Google is diving into the world of fashion, weaving programmable yarn into your smart clothes to help you connect with your smartphone in yet another useless way. But it’s ok, designers are involved, so coders won’t determine style.
Charged with the task of marrying our clothing with our devices, Google’s Project Jacquard is only a concept at the moment, however judging from its video the team have already worked out some pretty cool things.
Conductive threads are basically incorporated into the manufacturing process of the clothing, creating panels on, for example, the sleeve of a jacket.
When linked with your smartphone, you can rub your finger along the sleeve to scroll up and down on your Facebook feed.
“We’re trying to shrink down all the components to the size of a button and ultimately this will be something that’s so small we can embed them into the manufacturing process,” said lead researcher Nan-Wei Gong.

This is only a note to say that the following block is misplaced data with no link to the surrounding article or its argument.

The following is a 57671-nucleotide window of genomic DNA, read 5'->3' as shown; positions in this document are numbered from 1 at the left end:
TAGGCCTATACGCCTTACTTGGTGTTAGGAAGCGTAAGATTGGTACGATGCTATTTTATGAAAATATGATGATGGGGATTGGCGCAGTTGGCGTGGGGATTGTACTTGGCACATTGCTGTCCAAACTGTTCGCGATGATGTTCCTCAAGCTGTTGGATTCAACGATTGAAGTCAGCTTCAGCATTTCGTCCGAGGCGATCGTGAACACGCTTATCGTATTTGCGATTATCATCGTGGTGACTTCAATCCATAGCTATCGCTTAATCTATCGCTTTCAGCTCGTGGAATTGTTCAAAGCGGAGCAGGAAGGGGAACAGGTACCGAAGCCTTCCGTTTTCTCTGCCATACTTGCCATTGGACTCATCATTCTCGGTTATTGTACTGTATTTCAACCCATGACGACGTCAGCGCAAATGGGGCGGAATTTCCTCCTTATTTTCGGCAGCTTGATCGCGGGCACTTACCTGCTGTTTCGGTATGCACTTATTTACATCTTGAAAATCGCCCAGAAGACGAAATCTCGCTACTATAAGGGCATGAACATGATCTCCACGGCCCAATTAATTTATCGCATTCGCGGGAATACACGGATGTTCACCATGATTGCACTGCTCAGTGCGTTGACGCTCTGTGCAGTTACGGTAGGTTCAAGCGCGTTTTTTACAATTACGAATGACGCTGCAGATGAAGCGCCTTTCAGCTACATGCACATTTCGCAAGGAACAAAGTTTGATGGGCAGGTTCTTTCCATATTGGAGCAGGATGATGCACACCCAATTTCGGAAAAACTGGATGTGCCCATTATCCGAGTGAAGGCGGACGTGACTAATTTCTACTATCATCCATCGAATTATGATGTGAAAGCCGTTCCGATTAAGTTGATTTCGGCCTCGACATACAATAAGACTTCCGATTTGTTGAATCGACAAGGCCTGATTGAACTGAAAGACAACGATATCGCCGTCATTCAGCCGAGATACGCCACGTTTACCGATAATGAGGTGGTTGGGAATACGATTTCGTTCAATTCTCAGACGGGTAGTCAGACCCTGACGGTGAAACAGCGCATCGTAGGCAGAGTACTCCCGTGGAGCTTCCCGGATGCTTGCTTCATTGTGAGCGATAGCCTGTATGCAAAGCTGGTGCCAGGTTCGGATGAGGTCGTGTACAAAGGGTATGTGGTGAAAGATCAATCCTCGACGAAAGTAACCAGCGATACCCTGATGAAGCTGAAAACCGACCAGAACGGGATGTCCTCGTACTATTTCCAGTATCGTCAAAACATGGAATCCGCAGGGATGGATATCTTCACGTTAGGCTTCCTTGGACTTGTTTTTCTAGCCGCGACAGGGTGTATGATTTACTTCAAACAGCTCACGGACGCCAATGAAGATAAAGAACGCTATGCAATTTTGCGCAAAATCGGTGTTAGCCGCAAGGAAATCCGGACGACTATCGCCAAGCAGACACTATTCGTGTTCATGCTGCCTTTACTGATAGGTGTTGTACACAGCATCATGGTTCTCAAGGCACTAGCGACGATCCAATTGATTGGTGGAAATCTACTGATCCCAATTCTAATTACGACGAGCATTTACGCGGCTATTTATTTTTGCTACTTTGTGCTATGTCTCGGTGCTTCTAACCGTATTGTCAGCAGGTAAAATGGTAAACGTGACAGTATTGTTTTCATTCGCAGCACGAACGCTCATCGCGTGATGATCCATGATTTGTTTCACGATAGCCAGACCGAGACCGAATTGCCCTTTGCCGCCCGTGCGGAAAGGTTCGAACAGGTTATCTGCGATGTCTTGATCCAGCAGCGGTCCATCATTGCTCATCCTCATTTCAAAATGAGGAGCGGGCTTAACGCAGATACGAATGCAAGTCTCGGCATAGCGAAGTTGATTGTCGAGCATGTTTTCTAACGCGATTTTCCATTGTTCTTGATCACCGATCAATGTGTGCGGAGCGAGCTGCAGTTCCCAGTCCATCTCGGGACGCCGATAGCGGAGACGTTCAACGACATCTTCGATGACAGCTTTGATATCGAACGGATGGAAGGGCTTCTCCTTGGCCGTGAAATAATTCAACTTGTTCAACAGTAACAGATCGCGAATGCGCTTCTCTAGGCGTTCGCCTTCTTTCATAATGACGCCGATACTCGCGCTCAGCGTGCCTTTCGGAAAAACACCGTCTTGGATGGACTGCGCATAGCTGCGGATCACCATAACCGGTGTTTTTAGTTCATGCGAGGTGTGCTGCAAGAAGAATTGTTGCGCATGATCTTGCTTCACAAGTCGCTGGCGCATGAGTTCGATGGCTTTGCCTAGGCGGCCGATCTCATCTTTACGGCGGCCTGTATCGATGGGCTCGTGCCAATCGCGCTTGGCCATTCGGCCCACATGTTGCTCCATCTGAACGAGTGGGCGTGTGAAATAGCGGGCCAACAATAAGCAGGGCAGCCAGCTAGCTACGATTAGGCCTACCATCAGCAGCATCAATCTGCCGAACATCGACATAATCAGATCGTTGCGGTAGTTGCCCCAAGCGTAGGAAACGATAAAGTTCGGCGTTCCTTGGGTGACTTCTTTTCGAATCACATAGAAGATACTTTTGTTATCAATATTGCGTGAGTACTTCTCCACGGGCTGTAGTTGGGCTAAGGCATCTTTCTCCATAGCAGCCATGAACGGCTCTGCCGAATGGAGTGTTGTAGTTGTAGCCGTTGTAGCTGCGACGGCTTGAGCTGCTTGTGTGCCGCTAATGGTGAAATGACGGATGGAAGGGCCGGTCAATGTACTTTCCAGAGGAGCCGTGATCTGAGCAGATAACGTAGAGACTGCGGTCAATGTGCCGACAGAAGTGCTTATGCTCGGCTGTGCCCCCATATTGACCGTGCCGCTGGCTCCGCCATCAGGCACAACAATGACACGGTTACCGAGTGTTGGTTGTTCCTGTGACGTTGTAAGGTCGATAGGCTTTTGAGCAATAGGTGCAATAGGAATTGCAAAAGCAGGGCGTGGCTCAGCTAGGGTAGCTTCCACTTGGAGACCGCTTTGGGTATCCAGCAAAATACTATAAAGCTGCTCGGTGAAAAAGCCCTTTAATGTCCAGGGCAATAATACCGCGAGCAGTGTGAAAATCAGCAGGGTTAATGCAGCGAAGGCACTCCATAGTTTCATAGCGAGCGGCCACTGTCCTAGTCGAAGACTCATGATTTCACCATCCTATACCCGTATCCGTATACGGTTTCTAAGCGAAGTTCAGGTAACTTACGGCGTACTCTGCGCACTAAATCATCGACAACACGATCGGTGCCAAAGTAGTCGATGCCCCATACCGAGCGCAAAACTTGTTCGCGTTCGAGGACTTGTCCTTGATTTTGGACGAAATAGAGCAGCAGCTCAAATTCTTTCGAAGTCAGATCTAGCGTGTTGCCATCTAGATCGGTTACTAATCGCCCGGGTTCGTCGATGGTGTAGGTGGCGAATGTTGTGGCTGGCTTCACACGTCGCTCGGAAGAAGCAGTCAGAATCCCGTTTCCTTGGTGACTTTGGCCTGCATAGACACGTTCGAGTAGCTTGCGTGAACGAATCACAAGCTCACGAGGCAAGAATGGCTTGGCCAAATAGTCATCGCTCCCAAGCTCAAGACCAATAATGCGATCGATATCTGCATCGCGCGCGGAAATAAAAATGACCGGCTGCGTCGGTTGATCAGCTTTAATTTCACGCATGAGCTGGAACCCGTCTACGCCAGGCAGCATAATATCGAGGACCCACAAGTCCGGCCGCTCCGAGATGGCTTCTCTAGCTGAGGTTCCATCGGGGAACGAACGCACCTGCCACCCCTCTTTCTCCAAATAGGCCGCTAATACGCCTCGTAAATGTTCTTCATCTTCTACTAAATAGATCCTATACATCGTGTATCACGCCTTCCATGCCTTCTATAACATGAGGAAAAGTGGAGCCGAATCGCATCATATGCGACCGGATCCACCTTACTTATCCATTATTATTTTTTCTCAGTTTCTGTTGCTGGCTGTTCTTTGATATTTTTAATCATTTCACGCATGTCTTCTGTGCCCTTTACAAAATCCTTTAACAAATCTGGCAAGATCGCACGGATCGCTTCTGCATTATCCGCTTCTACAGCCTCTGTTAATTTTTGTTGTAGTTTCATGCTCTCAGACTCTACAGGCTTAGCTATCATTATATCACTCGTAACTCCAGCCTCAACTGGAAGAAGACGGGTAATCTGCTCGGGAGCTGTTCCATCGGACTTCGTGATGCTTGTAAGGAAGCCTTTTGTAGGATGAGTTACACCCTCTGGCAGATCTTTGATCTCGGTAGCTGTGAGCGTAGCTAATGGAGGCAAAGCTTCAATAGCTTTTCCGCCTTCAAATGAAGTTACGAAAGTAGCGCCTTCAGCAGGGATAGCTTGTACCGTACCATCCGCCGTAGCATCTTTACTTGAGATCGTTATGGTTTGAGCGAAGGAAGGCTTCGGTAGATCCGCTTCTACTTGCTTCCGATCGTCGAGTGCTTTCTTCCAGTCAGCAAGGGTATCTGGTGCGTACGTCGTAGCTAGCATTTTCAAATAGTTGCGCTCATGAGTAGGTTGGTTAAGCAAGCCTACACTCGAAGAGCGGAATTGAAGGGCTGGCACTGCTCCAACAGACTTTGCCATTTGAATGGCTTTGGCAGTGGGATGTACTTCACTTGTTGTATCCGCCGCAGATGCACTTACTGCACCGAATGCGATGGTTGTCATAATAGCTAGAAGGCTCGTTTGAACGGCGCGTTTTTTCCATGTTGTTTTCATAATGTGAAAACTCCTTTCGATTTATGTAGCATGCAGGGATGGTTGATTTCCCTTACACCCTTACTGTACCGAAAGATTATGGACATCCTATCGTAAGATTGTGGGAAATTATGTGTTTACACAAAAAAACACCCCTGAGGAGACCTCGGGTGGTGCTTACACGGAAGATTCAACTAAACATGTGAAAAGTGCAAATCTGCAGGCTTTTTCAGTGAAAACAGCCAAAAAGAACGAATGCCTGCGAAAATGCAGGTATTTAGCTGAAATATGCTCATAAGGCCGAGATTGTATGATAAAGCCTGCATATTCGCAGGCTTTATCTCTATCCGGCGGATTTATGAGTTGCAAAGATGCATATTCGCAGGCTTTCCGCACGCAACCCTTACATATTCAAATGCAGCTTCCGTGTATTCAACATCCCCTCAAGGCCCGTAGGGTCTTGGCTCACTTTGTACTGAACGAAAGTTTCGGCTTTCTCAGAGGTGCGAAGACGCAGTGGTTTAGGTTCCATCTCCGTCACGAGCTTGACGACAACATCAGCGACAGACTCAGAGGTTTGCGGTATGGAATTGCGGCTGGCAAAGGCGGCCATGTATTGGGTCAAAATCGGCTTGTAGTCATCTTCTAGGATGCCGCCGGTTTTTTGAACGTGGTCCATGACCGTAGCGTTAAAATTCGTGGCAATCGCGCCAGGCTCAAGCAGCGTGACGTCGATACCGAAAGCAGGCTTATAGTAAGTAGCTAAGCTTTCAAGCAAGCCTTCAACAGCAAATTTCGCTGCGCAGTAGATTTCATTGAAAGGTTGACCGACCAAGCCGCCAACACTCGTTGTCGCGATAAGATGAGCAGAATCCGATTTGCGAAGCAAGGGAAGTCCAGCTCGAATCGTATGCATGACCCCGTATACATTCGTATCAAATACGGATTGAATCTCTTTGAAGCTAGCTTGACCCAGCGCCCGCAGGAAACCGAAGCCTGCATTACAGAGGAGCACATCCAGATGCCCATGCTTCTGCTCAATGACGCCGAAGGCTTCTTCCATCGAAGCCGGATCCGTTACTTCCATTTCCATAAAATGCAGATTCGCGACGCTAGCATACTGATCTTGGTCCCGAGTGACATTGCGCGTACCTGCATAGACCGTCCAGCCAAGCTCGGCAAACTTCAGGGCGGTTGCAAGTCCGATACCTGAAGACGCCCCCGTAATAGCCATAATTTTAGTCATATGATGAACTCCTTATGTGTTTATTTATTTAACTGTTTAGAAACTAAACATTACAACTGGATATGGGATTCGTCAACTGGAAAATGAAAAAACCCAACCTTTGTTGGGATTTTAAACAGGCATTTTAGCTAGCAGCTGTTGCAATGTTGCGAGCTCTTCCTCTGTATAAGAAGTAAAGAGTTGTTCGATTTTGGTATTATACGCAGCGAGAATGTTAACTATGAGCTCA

It’s a weird concept, but does seem like a natural progression of society’s thirst for all things interactive.
“The structure of textiles is the same as the structure of touchscreens that we use every day on mobile devices and tablets,” says Ivan Poupyrev.
“That means that if you replace some of the threads in textiles with conductive threads, you should be able to weave a textile which can recognise a variety of simple touch gestures.”
At this early stage, it’s nowhere near the interactive standards set by Back to the Future, with automatic Velcro-ing shoes only outdone by a self-drying coat.
But with Google behind it, I guess it’s just a matter of time. Roll on the smart clothes!
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